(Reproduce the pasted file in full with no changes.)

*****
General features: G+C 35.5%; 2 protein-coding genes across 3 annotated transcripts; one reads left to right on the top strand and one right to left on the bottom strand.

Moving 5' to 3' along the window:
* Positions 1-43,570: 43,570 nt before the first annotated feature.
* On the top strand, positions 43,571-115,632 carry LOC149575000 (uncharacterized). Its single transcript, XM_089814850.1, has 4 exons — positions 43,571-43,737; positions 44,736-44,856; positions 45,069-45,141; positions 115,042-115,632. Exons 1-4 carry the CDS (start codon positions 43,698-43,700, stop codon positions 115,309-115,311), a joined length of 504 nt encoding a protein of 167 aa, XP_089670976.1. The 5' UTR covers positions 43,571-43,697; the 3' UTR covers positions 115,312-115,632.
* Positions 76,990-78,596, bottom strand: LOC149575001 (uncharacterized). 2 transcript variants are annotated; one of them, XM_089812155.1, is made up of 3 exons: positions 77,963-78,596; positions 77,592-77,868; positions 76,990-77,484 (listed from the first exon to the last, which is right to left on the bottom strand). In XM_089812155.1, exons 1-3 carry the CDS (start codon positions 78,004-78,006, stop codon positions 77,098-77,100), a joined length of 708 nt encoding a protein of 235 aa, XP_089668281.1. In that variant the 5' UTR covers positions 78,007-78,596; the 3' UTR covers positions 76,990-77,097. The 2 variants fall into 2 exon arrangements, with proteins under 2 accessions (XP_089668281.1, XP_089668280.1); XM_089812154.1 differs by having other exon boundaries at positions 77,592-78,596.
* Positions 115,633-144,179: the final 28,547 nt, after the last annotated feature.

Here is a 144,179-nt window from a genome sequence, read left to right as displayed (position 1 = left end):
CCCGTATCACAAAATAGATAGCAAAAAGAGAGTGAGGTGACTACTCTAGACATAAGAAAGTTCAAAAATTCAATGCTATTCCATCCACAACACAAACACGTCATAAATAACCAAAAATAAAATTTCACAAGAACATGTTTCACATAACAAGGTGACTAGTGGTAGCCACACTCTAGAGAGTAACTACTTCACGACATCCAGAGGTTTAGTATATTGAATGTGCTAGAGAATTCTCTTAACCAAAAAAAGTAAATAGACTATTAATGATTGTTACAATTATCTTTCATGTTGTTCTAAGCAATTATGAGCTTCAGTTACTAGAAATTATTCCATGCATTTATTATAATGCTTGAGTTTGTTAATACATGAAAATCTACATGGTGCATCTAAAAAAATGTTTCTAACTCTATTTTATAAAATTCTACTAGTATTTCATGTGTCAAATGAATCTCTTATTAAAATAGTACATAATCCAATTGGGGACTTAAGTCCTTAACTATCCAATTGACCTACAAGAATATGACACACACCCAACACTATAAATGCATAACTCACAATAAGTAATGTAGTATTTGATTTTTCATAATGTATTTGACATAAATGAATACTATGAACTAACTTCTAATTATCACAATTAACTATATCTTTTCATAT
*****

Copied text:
General features: G+C 35.5%; 2 protein-coding genes across 3 annotated transcripts; one reads left to right on the top strand and one right to left on the bottom strand.

Moving 5' to 3' along the window:
* Positions 1-43,570: 43,570 nt before the first annotated feature.
* On the top strand, positions 43,571-115,632 carry LOC149575000 (uncharacterized). Its single transcript, XM_089814850.1, has 4 exons — positions 43,571-43,737; positions 44,736-44,856; positions 45,069-45,141; positions 115,042-115,632. Exons 1-4 carry the CDS (start codon positions 43,698-43,700, stop codon positions 115,309-115,311), a joined length of 504 nt encoding a protein of 167 aa, XP_089670976.1. The 5' UTR covers positions 43,571-43,697; the 3' UTR covers positions 115,312-115,632.
* Positions 76,990-78,596, bottom strand: LOC149575001 (uncharacterized). 2 transcript variants are annotated; one of them, XM_089812155.1, is made up of 3 exons: positions 77,963-78,596; positions 77,592-77,868; positions 76,990-77,484 (listed from the first exon to the last, which is right to left on the bottom strand). In XM_089812155.1, exons 1-3 carry the CDS (start codon positions 78,004-78,006, stop codon positions 77,098-77,100), a joined length of 708 nt encoding a protein of 235 aa, XP_089668281.1. In that variant the 5' UTR covers positions 78,007-78,596; the 3' UTR covers positions 76,990-77,097. The 2 variants fall into 2 exon arrangements, with proteins under 2 accessions (XP_089668281.1, XP_089668280.1); XM_089812154.1 differs by having other exon boundaries at positions 77,592-78,596.
* Positions 115,633-144,179: the final 28,547 nt, after the last annotated feature.

Here is a 144,179-nt window from a genome sequence, read left to right as displayed (position 1 = left end):
CCCGTATCACAAAATAGATAGCAAAAAGAGAGTGAGGTGACTACTCTAGACATAAGAAAGTTCAAAAATTCAATGCTATTCCATCCACAACACAAACACGTCATAAATAACCAAAAATAAAATTTCACAAGAACATGTTTCACATAACAAGGTGACTAGTGGTAGCCACACTCTAGAGAGTAACTACTTCACGACATCCAGAGGTTTAGTATATTGAATGTGCTAGAGAATTCTCTTAACCAAAAAAAGTAAATAGACTATTAATGATTGTTACAATTATCTTTCATGTTGTTCTAAGCAATTATGAGCTTCAGTTACTAGAAATTATTCCATGCATTTATTATAATGCTTGAGTTTGTTAATACATGAAAATCTACATGGTGCATCTAAAAAAATGTTTCTAACTCTATTTTATAAAATTCTACTAGTATTTCATGTGTCAAATGAATCTCTTATTAAAATAGTACATAATCCAATTGGGGACTTAAGTCCTTAACTATCCAATTGACCTACAAGAATATGACACACACCCAACACTATAAATGCATAACTCACAATAAGTAATGTAGTATTTGATTTTTCATAATGTATTTGACATAAATGAATACTATGAACTAACTTCTAATTATCACAATTAACTATATCTTTTCATAT